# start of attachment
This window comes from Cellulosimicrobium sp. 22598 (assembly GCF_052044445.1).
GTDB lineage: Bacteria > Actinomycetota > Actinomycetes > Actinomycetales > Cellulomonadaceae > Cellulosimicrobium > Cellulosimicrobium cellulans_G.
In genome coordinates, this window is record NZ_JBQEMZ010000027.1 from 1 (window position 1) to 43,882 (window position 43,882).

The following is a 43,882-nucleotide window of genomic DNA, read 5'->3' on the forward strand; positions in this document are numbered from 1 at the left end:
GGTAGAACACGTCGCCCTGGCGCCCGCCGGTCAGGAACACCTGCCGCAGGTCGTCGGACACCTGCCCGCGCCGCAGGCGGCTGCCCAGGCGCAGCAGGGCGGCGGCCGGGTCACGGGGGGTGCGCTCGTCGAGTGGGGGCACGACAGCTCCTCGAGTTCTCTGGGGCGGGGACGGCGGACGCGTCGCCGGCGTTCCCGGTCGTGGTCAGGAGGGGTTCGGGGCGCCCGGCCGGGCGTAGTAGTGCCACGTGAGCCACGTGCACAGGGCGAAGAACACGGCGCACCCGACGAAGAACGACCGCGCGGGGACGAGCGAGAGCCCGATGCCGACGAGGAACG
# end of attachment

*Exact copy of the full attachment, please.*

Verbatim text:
This window comes from Cellulosimicrobium sp. 22598 (assembly GCF_052044445.1).
GTDB lineage: Bacteria > Actinomycetota > Actinomycetes > Actinomycetales > Cellulomonadaceae > Cellulosimicrobium > Cellulosimicrobium cellulans_G.
In genome coordinates, this window is record NZ_JBQEMZ010000027.1 from 1 (window position 1) to 43,882 (window position 43,882).

The following is a 43,882-nucleotide window of genomic DNA, read 5'->3' on the forward strand; positions in this document are numbered from 1 at the left end:
GGTAGAACACGTCGCCCTGGCGCCCGCCGGTCAGGAACACCTGCCGCAGGTCGTCGGACACCTGCCCGCGCCGCAGGCGGCTGCCCAGGCGCAGCAGGGCGGCGGCCGGGTCACGGGGGGTGCGCTCGTCGAGTGGGGGCACGACAGCTCCTCGAGTTCTCTGGGGCGGGGACGGCGGACGCGTCGCCGGCGTTCCCGGTCGTGGTCAGGAGGGGTTCGGGGCGCCCGGCCGGGCGTAGTAGTGCCACGTGAGCCACGTGCACAGGGCGAAGAACACGGCGCACCCGACGAAGAACGACCGCGCGGGGACGAGCGAGAGCCCGATGCCGACGAGGAACG